"So it really is almost a refocus by the CEO [Jong-Yoon Chun] and identifying ourselves more as a technology company," Dolinger added. "We have the ability to design, develop, and manufacture for people, but we're looking now at how we can get these technologies out there."
Dolinger noted that the company is still heavily involved in partnering with others on human molecular diagnostic development, though.
"We think that the biggest impact truly will be in human clinical diagnostics," Dolinger said. "But we think that this kind of technology actually can take a deeper hold faster in other areas of molecular testing. You don't have to jump through the same regulatory hurdles. So you can actually get traction very quickly and see major changes in the way testing is done."
In foodborne pathogen detecting, testing is typically done one target or a few targets at a time. If its collaboration with Seegene is fruitful, DuPont will look to provide a test to detect at least 10 organisms in a single run.
"Typically you can have one target per dye channel," George Tice, research and development director for DuPont Qualicon Diagnostics, told PCR Insider. "If you're using a [molecular beacon], or TaqMan, or Scorpions [probe], you usually associate one of those probes with a target. So if you have five channels, you can detect up to five targets. For us, and many folks, they have a reference dye that takes up one channel, and then have an internal control that takes up another channel. So that leaves you with maybe three or four different channels for the targets of interest."
Tice said that Seegene's TOCE technology allows you to detect "multiple targets within a dye channel, which increases the amount of multiplexing that you can accomplish. Also, the unique [DPO] priming technology adds specificity to the priming event, which also helps with the multiplexing efficiency."
DuPont and Seegene will design the assays for use on DuPont's BAX System, an automated, benchtop PCR-based detection system DuPont developed in collaboration with Applied Biosystems before it was acquired by Life Technologies. DuPont Qualicon, a business unit with the DuPont Nutrition & Health division, began selling the BAX System in the mid 1990s, but has upgraded the platform in recent years to be able to detect multiple targets in each well with faster processing and real-time PCR capabilities (PCR Insider, 8/5/2010).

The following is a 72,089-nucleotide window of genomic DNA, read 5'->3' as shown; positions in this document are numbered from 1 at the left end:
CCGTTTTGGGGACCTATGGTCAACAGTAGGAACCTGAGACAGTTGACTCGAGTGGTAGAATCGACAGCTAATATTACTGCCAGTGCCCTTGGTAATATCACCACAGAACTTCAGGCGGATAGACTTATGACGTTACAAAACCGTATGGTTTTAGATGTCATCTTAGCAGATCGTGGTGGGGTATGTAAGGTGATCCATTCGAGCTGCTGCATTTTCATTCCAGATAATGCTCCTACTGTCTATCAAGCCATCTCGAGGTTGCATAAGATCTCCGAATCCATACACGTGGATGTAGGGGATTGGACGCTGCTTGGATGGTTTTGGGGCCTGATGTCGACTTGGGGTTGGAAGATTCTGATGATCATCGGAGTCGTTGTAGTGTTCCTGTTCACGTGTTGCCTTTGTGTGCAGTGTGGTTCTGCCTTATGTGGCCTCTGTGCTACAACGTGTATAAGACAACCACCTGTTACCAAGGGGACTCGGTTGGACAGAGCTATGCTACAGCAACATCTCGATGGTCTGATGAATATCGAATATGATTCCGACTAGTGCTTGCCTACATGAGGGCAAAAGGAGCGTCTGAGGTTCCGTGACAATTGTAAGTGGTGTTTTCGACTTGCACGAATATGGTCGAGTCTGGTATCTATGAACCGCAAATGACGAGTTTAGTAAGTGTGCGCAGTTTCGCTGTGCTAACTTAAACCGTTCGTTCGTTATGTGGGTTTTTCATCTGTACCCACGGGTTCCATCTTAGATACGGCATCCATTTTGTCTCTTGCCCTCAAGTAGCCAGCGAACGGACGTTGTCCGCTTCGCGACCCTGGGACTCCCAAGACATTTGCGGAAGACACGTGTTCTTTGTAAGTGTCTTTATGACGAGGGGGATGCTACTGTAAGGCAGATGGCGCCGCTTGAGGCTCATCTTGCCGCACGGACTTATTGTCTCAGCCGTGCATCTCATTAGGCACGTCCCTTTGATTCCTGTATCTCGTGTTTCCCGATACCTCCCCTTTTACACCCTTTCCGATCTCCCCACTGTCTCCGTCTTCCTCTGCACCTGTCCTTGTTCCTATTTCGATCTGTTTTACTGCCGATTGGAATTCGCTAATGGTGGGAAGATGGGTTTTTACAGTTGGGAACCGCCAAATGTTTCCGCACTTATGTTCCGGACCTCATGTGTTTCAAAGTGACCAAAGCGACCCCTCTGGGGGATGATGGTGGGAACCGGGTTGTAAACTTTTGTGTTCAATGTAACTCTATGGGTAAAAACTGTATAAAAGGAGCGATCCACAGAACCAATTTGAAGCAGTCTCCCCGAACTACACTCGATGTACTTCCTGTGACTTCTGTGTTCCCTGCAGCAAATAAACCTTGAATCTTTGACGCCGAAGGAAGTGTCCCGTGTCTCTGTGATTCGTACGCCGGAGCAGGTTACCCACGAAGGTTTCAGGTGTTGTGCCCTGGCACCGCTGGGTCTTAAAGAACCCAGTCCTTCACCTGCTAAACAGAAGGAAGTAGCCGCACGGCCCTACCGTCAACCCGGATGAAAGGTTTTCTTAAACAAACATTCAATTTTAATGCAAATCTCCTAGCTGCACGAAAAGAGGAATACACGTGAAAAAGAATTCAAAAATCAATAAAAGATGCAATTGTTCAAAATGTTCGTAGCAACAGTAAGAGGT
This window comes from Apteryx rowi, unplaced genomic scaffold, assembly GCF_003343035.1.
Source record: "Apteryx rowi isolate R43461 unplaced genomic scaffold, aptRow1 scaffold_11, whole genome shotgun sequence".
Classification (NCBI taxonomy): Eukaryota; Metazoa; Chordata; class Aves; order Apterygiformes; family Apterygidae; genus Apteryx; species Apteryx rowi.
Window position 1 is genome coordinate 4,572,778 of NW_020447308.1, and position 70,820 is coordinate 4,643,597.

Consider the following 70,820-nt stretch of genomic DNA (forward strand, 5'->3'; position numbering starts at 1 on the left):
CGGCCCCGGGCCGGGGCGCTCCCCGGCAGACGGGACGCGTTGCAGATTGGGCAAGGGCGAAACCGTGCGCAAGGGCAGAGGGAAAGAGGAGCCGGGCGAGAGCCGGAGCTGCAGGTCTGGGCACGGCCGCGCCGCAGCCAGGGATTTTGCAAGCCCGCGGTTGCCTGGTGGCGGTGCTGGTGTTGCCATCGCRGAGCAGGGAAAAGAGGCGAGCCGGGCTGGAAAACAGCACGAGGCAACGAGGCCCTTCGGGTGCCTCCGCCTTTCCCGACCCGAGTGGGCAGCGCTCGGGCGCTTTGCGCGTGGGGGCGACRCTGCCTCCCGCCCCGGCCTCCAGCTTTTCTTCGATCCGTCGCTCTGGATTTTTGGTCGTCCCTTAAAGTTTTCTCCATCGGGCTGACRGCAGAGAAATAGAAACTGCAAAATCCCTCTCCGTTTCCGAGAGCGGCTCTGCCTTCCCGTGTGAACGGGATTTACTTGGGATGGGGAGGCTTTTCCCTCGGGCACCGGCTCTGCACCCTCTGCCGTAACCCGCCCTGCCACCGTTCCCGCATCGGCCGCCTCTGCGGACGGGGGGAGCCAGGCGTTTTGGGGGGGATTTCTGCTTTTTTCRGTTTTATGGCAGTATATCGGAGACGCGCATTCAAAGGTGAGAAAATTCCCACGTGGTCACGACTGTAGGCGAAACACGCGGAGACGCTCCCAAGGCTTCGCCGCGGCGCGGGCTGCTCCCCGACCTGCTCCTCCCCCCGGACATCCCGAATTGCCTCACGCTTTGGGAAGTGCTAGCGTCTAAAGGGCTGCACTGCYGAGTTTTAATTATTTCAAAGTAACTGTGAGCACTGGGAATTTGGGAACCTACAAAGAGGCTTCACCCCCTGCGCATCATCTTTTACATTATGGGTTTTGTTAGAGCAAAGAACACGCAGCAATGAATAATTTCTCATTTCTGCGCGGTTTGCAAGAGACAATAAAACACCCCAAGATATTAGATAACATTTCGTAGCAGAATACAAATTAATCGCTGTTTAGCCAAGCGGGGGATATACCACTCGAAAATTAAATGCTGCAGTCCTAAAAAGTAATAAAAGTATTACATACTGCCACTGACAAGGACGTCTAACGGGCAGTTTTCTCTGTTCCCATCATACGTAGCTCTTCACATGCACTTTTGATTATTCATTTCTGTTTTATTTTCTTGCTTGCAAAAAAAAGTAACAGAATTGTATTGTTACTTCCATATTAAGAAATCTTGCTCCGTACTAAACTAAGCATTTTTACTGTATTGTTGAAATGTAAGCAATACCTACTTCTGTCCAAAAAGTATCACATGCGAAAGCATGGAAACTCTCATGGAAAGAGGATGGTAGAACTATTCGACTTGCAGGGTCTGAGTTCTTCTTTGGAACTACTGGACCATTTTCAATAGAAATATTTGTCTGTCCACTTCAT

The US Department of Agriculture currently uses DuPont's BAX-based tests for E. coli O157:H7, Listeria monocytogenes, and Salmonella. In addition, DuPont Qualicon sells its tests to various undisclosed food companies and to third-party service labs that offer testing services to food companies. Further, DuPont currently has a collaboration in place with USDA to develop add-on tests for six emerging Shiga toxin-producing E. coli, or STEC, strains.
Tice said that all of these tests are good examples of assays that could be improved through multiplexing with Seegene's technologies.
"To cast a wider net for the non-O157 STECs … you have to screen for virulence factors, you have to screen for seven top serogroups, so now you're probably close to 10 targets that you're looking for," he said. "So there is the possibility that you could put that into a single test."
In addition, "we have a test that screens for the genus Salmonella," Tice added. "We can tell you that you have Salmonella in your sample, but depending on the market, there is also an interest in whether it's Salmonella enteritidis, or [one of] 10, 12, or 15 different serovars."
DuPont has also over the years entered into agreements with various assay and reagent providers allowing it to develop its multitude of food pathogen tests. In addition to having originally licensed TaqMan technology from Applied Biosystems/Life Tech and Scorpions probe technology from DxS/Qiagen, the company in August 2010 licensed reagents and methods related to SYBR Green I and post-PCR melt curve analysis from Idaho Technology (PCR Insider, 8/5/2010); and in October 2010 licensed IP covering Black Hole Quencher, CAL Fluor, and Quasar dye technologies from Biosearch (PCR Insider, 10/28/2010).
The Seegene technologies constitute "another tool in the toolbox, and it really doesn't incorporate [any of the aforementioned technologies]," Tice said.